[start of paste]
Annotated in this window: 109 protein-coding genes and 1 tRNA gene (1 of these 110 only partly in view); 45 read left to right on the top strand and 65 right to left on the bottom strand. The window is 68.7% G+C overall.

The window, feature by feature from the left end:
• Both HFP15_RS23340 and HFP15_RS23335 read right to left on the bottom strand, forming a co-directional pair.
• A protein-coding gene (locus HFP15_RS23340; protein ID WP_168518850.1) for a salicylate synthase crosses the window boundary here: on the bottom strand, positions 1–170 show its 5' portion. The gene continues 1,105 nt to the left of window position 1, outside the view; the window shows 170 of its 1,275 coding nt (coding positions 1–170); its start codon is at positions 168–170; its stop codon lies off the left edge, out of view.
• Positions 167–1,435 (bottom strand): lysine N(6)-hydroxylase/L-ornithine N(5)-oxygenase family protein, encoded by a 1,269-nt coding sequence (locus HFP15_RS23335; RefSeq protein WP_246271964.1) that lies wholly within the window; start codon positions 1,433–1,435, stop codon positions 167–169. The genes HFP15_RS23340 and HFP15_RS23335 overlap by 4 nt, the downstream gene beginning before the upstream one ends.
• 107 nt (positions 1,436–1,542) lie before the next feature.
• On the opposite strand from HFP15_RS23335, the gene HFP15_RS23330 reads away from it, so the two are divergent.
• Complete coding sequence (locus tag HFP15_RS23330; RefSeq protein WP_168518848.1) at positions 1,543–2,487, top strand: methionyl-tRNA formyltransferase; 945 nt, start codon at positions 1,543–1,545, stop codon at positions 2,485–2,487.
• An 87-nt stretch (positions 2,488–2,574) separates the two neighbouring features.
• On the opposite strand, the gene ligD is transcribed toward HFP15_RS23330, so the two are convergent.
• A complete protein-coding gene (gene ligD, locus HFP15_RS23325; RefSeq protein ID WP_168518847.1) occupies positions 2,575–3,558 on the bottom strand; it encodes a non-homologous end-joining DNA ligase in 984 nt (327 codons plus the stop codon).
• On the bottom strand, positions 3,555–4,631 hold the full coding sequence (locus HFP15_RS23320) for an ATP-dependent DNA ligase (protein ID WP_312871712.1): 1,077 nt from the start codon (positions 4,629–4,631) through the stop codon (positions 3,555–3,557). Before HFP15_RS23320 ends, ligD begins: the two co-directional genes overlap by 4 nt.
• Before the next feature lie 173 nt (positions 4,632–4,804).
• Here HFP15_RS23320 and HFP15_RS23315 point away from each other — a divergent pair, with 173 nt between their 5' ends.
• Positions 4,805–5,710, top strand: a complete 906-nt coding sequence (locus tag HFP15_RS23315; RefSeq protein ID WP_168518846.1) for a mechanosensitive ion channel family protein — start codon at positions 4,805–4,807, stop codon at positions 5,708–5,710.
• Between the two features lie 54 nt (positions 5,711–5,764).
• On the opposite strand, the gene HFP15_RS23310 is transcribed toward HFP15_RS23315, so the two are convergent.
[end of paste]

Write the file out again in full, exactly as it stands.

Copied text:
Annotated in this window: 109 protein-coding genes and 1 tRNA gene (1 of these 110 only partly in view); 45 read left to right on the top strand and 65 right to left on the bottom strand. The window is 68.7% G+C overall.

The window, feature by feature from the left end:
• Both HFP15_RS23340 and HFP15_RS23335 read right to left on the bottom strand, forming a co-directional pair.
• A protein-coding gene (locus HFP15_RS23340; protein ID WP_168518850.1) for a salicylate synthase crosses the window boundary here: on the bottom strand, positions 1–170 show its 5' portion. The gene continues 1,105 nt to the left of window position 1, outside the view; the window shows 170 of its 1,275 coding nt (coding positions 1–170); its start codon is at positions 168–170; its stop codon lies off the left edge, out of view.
• Positions 167–1,435 (bottom strand): lysine N(6)-hydroxylase/L-ornithine N(5)-oxygenase family protein, encoded by a 1,269-nt coding sequence (locus HFP15_RS23335; RefSeq protein WP_246271964.1) that lies wholly within the window; start codon positions 1,433–1,435, stop codon positions 167–169. The genes HFP15_RS23340 and HFP15_RS23335 overlap by 4 nt, the downstream gene beginning before the upstream one ends.
• 107 nt (positions 1,436–1,542) lie before the next feature.
• On the opposite strand from HFP15_RS23335, the gene HFP15_RS23330 reads away from it, so the two are divergent.
• Complete coding sequence (locus tag HFP15_RS23330; RefSeq protein WP_168518848.1) at positions 1,543–2,487, top strand: methionyl-tRNA formyltransferase; 945 nt, start codon at positions 1,543–1,545, stop codon at positions 2,485–2,487.
• An 87-nt stretch (positions 2,488–2,574) separates the two neighbouring features.
• On the opposite strand, the gene ligD is transcribed toward HFP15_RS23330, so the two are convergent.
• A complete protein-coding gene (gene ligD, locus HFP15_RS23325; RefSeq protein ID WP_168518847.1) occupies positions 2,575–3,558 on the bottom strand; it encodes a non-homologous end-joining DNA ligase in 984 nt (327 codons plus the stop codon).
• On the bottom strand, positions 3,555–4,631 hold the full coding sequence (locus HFP15_RS23320) for an ATP-dependent DNA ligase (protein ID WP_312871712.1): 1,077 nt from the start codon (positions 4,629–4,631) through the stop codon (positions 3,555–3,557). Before HFP15_RS23320 ends, ligD begins: the two co-directional genes overlap by 4 nt.
• Before the next feature lie 173 nt (positions 4,632–4,804).
• Here HFP15_RS23320 and HFP15_RS23315 point away from each other — a divergent pair, with 173 nt between their 5' ends.
• Positions 4,805–5,710, top strand: a complete 906-nt coding sequence (locus tag HFP15_RS23315; RefSeq protein ID WP_168518846.1) for a mechanosensitive ion channel family protein — start codon at positions 4,805–4,807, stop codon at positions 5,708–5,710.
• Between the two features lie 54 nt (positions 5,711–5,764).
• On the opposite strand, the gene HFP15_RS23310 is transcribed toward HFP15_RS23315, so the two are convergent.